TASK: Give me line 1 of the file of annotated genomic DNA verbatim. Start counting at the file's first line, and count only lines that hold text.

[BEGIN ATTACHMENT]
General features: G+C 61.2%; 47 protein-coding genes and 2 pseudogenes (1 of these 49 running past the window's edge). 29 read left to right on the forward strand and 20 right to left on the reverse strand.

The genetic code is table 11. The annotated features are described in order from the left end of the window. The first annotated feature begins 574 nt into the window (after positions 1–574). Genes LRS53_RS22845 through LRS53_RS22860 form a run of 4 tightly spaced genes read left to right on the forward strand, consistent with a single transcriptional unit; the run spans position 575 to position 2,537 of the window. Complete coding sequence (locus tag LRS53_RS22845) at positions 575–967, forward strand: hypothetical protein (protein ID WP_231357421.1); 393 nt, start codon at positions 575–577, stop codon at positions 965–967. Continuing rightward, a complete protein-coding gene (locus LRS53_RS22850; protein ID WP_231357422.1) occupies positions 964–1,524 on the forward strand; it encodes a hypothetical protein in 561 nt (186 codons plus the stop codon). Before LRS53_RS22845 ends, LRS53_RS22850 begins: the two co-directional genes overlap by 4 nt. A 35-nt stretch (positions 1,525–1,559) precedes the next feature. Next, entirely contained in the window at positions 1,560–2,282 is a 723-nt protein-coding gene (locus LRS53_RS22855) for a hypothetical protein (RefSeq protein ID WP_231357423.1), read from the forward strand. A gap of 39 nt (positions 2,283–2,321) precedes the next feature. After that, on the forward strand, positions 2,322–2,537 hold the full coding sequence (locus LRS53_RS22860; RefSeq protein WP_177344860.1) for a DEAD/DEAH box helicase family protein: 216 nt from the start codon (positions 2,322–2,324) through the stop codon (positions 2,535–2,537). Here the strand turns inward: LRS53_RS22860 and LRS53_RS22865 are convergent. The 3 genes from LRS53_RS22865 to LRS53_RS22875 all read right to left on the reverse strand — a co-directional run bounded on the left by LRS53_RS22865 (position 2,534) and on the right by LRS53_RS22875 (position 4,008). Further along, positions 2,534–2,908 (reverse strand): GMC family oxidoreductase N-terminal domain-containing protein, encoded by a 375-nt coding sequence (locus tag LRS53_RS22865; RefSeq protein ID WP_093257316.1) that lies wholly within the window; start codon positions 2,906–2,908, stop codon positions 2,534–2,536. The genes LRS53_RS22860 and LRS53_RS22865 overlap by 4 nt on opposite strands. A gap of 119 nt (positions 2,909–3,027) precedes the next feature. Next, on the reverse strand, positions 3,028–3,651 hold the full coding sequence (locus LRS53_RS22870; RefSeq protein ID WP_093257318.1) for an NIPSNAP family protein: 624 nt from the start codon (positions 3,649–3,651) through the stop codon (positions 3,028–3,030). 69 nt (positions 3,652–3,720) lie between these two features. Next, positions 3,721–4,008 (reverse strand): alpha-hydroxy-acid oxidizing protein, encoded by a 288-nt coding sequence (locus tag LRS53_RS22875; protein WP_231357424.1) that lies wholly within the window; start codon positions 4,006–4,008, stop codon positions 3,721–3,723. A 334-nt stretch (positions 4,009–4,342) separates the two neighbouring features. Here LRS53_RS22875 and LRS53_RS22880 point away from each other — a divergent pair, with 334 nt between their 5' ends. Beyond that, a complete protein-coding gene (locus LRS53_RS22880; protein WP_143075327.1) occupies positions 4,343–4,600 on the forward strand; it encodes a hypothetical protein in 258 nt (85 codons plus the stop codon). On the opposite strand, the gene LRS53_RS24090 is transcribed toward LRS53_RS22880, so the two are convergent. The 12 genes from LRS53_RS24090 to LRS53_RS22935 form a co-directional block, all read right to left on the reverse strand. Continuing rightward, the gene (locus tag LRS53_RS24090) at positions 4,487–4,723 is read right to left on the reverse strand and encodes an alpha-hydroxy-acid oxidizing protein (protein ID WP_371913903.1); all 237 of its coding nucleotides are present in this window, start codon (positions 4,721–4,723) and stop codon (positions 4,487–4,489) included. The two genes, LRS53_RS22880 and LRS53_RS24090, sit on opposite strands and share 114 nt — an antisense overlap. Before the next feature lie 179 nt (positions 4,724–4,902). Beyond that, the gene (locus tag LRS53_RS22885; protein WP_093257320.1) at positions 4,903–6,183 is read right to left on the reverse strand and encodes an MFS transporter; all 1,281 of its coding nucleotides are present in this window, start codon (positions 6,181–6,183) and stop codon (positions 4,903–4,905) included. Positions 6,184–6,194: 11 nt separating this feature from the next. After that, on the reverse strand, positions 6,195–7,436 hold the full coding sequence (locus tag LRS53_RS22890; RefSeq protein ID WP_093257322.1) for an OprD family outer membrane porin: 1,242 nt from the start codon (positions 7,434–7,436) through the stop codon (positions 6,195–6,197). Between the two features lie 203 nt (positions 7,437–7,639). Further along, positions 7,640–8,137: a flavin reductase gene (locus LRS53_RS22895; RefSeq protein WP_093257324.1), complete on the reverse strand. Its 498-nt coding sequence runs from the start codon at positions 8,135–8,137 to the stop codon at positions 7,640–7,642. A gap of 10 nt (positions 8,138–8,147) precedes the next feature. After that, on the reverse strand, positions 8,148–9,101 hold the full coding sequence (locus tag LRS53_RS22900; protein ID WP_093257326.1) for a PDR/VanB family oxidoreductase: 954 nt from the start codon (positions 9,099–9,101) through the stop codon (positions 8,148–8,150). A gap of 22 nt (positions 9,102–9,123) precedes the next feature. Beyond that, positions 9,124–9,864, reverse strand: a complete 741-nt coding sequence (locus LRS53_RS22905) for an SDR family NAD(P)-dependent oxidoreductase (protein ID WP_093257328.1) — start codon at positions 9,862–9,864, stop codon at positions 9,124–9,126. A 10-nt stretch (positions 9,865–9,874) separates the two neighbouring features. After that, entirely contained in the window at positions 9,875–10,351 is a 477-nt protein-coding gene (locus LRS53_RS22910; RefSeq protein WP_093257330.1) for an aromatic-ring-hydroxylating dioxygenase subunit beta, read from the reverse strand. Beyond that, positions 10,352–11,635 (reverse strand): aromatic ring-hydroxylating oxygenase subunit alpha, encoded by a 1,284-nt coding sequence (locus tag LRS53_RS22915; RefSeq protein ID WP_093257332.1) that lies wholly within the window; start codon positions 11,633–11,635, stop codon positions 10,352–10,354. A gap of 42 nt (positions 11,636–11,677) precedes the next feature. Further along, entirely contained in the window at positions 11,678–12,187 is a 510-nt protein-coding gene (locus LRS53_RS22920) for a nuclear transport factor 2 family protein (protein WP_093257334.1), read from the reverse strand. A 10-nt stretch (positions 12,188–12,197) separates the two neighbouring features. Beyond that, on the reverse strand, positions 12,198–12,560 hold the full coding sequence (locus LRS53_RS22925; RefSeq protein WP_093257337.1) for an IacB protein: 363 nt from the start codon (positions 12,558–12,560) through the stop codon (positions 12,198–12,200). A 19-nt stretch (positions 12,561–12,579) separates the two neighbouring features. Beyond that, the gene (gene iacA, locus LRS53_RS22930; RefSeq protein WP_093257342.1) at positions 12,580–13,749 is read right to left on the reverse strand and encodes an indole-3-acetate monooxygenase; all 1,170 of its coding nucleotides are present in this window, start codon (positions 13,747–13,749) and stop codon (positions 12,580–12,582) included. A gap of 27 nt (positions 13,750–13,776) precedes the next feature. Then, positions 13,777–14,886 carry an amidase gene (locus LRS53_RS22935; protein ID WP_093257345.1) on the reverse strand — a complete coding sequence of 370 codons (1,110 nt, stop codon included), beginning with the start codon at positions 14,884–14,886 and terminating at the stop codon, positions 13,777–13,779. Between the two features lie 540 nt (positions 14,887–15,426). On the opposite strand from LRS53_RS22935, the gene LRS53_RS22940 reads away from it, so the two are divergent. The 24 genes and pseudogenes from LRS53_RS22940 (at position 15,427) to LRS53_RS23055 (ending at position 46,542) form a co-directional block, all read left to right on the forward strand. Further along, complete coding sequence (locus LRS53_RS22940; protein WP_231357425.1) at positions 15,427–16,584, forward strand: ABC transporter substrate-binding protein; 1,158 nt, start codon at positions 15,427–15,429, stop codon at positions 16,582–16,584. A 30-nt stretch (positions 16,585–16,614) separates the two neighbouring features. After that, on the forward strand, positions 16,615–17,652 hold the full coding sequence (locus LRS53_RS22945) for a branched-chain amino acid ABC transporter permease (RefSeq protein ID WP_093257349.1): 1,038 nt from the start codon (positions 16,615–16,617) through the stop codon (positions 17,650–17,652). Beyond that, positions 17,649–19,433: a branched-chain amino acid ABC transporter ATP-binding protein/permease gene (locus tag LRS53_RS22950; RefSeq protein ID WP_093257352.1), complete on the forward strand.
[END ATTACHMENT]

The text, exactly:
General features: G+C 61.2%; 47 protein-coding genes and 2 pseudogenes (1 of these 49 running past the window's edge). 29 read left to right on the forward strand and 20 right to left on the reverse strand.